Mother’s words shifted focus from violin to golf

At the end of July, So Yeon Ryu of South Korea was ranked the world's number-one female pro golfer. Her two titles of the season on the Ladies Professional Golf Association (LPGA) Tour included the first major of the year, the ANA Inspiration.

Many athletes have a burning desire to become top competitors from a young age and dedicate themselves to this task, finally realizing their dreams after years of hard work. There are also those with an innate athletic ability that allows them to switch between unrelated sports.

So Yeon took a very different path.

“I started playing golf when I was a second-grade elementary school student, but it was just one of my hobbies. My real focus was the violin, which I started when I was five. I was completely devoted to my violin lessons and hoped to become a professional one day.”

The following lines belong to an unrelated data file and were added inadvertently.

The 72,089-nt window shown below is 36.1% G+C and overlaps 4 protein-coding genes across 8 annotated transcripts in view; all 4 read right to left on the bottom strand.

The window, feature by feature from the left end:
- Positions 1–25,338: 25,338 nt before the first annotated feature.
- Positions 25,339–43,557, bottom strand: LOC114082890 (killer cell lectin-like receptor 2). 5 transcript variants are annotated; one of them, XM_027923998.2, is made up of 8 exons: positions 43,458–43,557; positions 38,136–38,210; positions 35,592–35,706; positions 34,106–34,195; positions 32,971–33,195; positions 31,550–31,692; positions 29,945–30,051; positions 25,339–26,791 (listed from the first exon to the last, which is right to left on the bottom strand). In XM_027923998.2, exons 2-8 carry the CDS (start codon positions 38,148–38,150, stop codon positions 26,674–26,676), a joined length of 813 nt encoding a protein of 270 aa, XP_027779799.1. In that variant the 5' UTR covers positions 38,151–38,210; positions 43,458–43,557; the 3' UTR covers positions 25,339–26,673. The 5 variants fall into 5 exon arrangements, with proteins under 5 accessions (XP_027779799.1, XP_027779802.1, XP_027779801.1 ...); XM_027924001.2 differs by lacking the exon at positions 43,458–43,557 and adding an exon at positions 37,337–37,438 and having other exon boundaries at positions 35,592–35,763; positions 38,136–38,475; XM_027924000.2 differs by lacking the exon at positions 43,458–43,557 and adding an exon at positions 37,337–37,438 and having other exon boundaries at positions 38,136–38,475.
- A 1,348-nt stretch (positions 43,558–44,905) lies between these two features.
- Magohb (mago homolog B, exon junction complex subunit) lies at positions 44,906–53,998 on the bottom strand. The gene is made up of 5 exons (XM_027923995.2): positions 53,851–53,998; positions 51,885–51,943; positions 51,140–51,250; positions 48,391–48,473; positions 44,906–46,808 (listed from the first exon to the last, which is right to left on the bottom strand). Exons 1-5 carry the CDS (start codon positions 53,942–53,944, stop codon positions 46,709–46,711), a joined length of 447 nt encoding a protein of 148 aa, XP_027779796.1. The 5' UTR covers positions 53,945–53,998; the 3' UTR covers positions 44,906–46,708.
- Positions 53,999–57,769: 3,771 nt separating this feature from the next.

So Yeon continued to enjoy golf while pursuing her dream of becoming a violinist until she reached a turning point at the age of 14. “You know, I think you actually like golf better,” her mother commented. The words of the person closest to her made So Yeon reconsider her own abilities and future.

“The performance of a skilled violinist is captivating, but it sounds different to each member of the audience and is judged accordingly. In golf, though, the outcome of your play can be measured. I prefer clear results that reflect your achievements more directly than the subjective opinions of others. My mother was absolutely right. Once I realized I was more suited to golf, I shifted my focus to becoming a pro golfer.”

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